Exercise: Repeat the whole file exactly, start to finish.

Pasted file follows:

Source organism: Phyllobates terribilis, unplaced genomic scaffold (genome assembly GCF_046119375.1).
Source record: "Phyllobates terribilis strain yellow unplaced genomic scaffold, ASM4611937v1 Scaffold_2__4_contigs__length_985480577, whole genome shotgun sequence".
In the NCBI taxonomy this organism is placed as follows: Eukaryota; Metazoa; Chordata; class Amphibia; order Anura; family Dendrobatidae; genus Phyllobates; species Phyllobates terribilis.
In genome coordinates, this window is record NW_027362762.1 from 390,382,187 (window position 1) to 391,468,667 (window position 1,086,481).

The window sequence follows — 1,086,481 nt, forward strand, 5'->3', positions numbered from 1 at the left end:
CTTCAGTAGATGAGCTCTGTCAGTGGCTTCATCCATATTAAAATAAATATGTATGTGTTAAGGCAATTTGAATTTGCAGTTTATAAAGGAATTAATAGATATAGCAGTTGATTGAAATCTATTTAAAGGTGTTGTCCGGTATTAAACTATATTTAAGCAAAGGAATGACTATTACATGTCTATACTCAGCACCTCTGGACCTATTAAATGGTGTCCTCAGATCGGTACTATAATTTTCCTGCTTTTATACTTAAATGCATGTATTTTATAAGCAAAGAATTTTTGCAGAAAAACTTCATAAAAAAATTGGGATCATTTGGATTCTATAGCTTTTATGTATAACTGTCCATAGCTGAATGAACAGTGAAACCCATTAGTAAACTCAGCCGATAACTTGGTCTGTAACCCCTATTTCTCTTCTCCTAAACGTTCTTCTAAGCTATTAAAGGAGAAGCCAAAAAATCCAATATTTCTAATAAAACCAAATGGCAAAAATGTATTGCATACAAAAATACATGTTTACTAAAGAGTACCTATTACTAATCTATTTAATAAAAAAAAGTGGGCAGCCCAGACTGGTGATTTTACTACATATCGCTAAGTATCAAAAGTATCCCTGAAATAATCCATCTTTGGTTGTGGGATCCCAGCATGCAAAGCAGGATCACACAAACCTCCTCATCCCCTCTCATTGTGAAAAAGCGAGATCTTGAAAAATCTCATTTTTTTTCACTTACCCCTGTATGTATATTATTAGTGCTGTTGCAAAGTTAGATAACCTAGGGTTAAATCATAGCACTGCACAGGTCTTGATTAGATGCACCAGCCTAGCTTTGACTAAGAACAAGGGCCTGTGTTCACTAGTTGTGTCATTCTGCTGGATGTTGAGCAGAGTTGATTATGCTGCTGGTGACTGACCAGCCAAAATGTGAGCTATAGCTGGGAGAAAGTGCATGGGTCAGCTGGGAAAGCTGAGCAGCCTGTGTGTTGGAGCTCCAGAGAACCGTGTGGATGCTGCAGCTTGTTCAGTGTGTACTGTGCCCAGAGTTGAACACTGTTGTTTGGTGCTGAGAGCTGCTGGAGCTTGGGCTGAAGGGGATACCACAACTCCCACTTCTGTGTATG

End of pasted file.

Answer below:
Source organism: Phyllobates terribilis, unplaced genomic scaffold (genome assembly GCF_046119375.1).
Source record: "Phyllobates terribilis strain yellow unplaced genomic scaffold, ASM4611937v1 Scaffold_2__4_contigs__length_985480577, whole genome shotgun sequence".
In the NCBI taxonomy this organism is placed as follows: Eukaryota; Metazoa; Chordata; class Amphibia; order Anura; family Dendrobatidae; genus Phyllobates; species Phyllobates terribilis.
In genome coordinates, this window is record NW_027362762.1 from 390,382,187 (window position 1) to 391,468,667 (window position 1,086,481).

The window sequence follows — 1,086,481 nt, forward strand, 5'->3', positions numbered from 1 at the left end:
CTTCAGTAGATGAGCTCTGTCAGTGGCTTCATCCATATTAAAATAAATATGTATGTGTTAAGGCAATTTGAATTTGCAGTTTATAAAGGAATTAATAGATATAGCAGTTGATTGAAATCTATTTAAAGGTGTTGTCCGGTATTAAACTATATTTAAGCAAAGGAATGACTATTACATGTCTATACTCAGCACCTCTGGACCTATTAAATGGTGTCCTCAGATCGGTACTATAATTTTCCTGCTTTTATACTTAAATGCATGTATTTTATAAGCAAAGAATTTTTGCAGAAAAACTTCATAAAAAAATTGGGATCATTTGGATTCTATAGCTTTTATGTATAACTGTCCATAGCTGAATGAACAGTGAAACCCATTAGTAAACTCAGCCGATAACTTGGTCTGTAACCCCTATTTCTCTTCTCCTAAACGTTCTTCTAAGCTATTAAAGGAGAAGCCAAAAAATCCAATATTTCTAATAAAACCAAATGGCAAAAATGTATTGCATACAAAAATACATGTTTACTAAAGAGTACCTATTACTAATCTATTTAATAAAAAAAAGTGGGCAGCCCAGACTGGTGATTTTACTACATATCGCTAAGTATCAAAAGTATCCCTGAAATAATCCATCTTTGGTTGTGGGATCCCAGCATGCAAAGCAGGATCACACAAACCTCCTCATCCCCTCTCATTGTGAAAAAGCGAGATCTTGAAAAATCTCATTTTTTTTCACTTACCCCTGTATGTATATTATTAGTGCTGTTGCAAAGTTAGATAACCTAGGGTTAAATCATAGCACTGCACAGGTCTTGATTAGATGCACCAGCCTAGCTTTGACTAAGAACAAGGGCCTGTGTTCACTAGTTGTGTCATTCTGCTGGATGTTGAGCAGAGTTGATTATGCTGCTGGTGACTGACCAGCCAAAATGTGAGCTATAGCTGGGAGAAAGTGCATGGGTCAGCTGGGAAAGCTGAGCAGCCTGTGTGTTGGAGCTCCAGAGAACCGTGTGGATGCTGCAGCTTGTTCAGTGTGTACTGTGCCCAGAGTTGAACACTGTTGTTTGGTGCTGAGAGCTGCTGGAGCTTGGGCTGAAGGGGATACCACAACTCCCACTTCTGTGTATG